Instruction Format: A computer will usually have a variety of instruction code formats. It is the function of the control unit within the CPU to interpret each instruction code and provide the necessary control functions needed to process the instruction.

Each instruction for the CPU is specified by giving.

  • A code for the instruction (opcode).
  • Address of the operands.

Although other things (like addressing mode) are also specified but in most general form the instruction is specified in the format given in the figure below

4 bits                                                              6 bits                                                  6 bits

Opcode Operand Reference Operand Reference

Zero-Address Instruction Format: The name “zero-address” is given to this type of computer because of the absence of an address field in the computational instructions. A stack-organized computer does not use an address field for the instructions ADD and MUL. The PUSH and POP instruction, however, need an address field to specify the operand that communication with the stack.

One-Address Instruction Format: One-address instructions use an implied accumulator (AC) register for all data manipulation. For multiplication and division there is a need for a second register.

Two-Address Instruction Format: For two address instruction, each address field can again specify either a possible register or a memory address. Two-address instructions are the most common in commercial computers. Examples of such instructions are MOV, ADD, CMP and BIS.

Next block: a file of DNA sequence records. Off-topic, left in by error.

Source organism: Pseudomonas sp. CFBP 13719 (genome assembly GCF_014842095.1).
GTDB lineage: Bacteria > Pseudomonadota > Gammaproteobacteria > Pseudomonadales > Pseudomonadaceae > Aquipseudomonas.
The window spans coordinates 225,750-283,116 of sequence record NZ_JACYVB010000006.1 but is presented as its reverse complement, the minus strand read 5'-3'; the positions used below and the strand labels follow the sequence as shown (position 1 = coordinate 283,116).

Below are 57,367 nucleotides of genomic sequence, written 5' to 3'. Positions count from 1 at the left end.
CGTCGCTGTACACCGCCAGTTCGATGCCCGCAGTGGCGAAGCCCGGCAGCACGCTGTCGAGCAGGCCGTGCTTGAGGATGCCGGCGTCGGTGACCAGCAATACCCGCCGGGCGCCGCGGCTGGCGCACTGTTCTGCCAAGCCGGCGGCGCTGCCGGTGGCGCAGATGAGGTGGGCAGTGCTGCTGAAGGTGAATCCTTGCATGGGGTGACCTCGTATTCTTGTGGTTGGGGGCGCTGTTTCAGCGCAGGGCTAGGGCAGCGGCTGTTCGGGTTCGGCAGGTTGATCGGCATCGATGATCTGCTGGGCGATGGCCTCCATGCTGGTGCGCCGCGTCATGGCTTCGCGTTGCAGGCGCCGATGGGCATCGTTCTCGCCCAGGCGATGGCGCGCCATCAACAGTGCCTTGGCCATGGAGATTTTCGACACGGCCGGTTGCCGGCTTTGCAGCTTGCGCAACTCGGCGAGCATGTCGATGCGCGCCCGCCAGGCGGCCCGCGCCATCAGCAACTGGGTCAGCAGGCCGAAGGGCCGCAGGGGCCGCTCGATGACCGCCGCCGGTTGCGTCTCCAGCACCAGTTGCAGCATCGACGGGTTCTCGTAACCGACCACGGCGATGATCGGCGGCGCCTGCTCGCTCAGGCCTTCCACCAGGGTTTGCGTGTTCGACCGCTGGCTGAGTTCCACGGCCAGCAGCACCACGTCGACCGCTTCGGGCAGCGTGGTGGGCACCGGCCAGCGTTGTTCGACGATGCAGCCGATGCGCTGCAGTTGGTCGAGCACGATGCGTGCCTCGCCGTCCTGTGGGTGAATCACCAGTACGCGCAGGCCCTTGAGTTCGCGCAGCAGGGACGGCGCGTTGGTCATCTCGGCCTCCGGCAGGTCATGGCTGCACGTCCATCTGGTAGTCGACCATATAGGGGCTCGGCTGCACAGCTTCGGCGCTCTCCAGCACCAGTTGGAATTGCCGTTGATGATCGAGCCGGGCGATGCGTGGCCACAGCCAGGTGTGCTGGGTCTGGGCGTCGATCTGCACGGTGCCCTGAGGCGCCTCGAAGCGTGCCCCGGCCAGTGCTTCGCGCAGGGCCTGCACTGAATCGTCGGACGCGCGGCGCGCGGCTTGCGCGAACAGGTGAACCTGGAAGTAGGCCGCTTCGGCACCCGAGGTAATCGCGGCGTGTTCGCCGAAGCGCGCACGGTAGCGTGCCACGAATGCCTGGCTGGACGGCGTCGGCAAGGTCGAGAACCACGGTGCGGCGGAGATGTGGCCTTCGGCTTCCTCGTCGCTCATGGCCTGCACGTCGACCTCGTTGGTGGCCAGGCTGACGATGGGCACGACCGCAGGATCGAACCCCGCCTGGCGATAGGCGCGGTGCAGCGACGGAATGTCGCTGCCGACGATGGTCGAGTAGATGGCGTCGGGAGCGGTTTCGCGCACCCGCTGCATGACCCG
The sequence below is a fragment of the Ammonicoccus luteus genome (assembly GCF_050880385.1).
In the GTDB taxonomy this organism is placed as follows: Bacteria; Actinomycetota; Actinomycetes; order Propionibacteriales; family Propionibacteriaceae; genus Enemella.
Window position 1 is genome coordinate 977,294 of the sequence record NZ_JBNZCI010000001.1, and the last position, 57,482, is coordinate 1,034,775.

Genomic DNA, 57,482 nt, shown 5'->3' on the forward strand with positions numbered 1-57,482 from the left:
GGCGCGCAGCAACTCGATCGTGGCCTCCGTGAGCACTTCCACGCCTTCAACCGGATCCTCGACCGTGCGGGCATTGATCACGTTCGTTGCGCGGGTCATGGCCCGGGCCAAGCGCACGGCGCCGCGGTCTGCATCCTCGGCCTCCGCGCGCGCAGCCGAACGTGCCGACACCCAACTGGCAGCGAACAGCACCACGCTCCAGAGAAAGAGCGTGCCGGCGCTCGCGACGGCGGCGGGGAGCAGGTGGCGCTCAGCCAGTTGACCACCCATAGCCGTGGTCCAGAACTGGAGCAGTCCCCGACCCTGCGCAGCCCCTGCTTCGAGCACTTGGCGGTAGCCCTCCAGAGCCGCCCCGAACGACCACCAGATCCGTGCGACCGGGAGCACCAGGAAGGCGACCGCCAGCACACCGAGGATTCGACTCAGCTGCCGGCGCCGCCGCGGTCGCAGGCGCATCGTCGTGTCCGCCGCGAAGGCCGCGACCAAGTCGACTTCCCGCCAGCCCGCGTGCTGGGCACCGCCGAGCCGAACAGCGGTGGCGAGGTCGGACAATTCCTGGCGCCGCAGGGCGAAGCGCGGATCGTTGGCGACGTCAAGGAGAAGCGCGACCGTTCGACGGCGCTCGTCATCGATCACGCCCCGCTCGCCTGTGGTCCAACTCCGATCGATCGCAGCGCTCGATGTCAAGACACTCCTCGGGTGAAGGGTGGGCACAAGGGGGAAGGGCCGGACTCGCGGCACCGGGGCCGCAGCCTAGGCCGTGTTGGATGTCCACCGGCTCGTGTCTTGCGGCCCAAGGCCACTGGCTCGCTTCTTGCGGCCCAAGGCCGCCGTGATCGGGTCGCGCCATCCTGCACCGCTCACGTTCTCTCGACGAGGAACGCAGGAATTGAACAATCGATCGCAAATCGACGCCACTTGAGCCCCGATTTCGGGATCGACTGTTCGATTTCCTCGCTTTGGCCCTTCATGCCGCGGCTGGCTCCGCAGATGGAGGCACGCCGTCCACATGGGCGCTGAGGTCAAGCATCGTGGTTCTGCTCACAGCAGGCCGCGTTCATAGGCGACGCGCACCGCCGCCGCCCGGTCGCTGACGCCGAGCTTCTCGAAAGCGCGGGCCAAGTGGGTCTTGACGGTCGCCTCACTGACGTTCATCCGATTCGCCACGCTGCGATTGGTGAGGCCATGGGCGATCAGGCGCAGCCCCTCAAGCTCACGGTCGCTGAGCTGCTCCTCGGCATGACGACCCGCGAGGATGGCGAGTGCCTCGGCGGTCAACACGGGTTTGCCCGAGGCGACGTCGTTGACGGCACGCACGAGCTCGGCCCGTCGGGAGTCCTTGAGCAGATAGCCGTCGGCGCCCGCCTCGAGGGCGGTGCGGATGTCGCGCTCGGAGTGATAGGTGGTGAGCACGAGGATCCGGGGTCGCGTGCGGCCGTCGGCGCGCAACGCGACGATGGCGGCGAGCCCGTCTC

Three Address Instruction: Computer with three-address instruction formats can use each address field to specify either a processor register or memory operand. The advantage of the three-address format is that it results in short programs when evaluating arithmetic expression. The disadvantage is that the binary-coded instruction formats in the computer are restricted to either three register address fields or two register address fields and one memory address field.

Fetch-decode-Execute cycle: Now that you know the basic architecture let us see how the CPU enacts the instructions, specified in a program.

When we want to execute a sequence of instructions those instructions/data are first of all loaded into the main memory of the computer by using some I/O device. Once these instructions have been loaded into main memory, the address of the first instruction is copied into the program counter and the control is given to the CPU. The CPU performs the following steps:

Fetch Instruction: The CPU reads the value of PC and the instruction pointed to by PC into the instruction register.

This fetching of instruction involves the following steps:

  • Copy the contents of PC into the MAR and request a memory read.
  • Copy the data read from the memory into MBR and instruction then in the IR. Increment PC so that it points to the next instruction.

Decode Instruction: Once the fetching of instruction is complete the CU decodes the instruction by analyzing the opcode of the instruction. It also reads the values of operands specified in the instruction. Decoding means activating the appropriate circuit to execute the instruction.

Execute Instruction: After decoding the instruction the processor executes the instruction by using the activated circuit. Then the results of the execution are written back to registers and memory.

The CPU repeatedly does these steps. These steps are known as Fetch-Decode-ExecuteCycle.


Figure 5.11Fetch Decode Execute